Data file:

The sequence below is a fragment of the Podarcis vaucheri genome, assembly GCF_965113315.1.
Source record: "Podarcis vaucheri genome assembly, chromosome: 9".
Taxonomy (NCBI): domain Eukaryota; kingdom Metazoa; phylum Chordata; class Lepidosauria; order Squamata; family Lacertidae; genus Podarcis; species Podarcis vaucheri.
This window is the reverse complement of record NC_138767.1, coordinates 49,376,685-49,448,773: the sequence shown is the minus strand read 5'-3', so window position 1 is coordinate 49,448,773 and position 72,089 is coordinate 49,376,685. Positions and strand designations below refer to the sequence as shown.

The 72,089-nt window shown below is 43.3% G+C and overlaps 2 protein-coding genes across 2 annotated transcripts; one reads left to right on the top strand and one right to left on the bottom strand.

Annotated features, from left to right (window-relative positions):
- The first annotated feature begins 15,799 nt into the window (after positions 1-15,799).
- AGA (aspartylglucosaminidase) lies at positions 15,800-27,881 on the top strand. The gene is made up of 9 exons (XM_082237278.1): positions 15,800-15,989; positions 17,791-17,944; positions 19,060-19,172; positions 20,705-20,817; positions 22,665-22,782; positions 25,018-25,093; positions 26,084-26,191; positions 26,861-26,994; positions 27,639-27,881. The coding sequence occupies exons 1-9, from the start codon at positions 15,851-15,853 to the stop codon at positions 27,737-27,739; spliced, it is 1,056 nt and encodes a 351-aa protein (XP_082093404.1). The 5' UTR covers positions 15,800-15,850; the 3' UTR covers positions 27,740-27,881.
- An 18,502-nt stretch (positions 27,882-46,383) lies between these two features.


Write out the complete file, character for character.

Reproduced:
The sequence below is a fragment of the Podarcis vaucheri genome, assembly GCF_965113315.1.
Source record: "Podarcis vaucheri genome assembly, chromosome: 9".
Taxonomy (NCBI): domain Eukaryota; kingdom Metazoa; phylum Chordata; class Lepidosauria; order Squamata; family Lacertidae; genus Podarcis; species Podarcis vaucheri.
This window is the reverse complement of record NC_138767.1, coordinates 49,376,685-49,448,773: the sequence shown is the minus strand read 5'-3', so window position 1 is coordinate 49,448,773 and position 72,089 is coordinate 49,376,685. Positions and strand designations below refer to the sequence as shown.

The 72,089-nt window shown below is 43.3% G+C and overlaps 2 protein-coding genes across 2 annotated transcripts; one reads left to right on the top strand and one right to left on the bottom strand.

Annotated features, from left to right (window-relative positions):
- The first annotated feature begins 15,799 nt into the window (after positions 1-15,799).
- AGA (aspartylglucosaminidase) lies at positions 15,800-27,881 on the top strand. The gene is made up of 9 exons (XM_082237278.1): positions 15,800-15,989; positions 17,791-17,944; positions 19,060-19,172; positions 20,705-20,817; positions 22,665-22,782; positions 25,018-25,093; positions 26,084-26,191; positions 26,861-26,994; positions 27,639-27,881. The coding sequence occupies exons 1-9, from the start codon at positions 15,851-15,853 to the stop codon at positions 27,737-27,739; spliced, it is 1,056 nt and encodes a 351-aa protein (XP_082093404.1). The 5' UTR covers positions 15,800-15,850; the 3' UTR covers positions 27,740-27,881.
- An 18,502-nt stretch (positions 27,882-46,383) lies between these two features.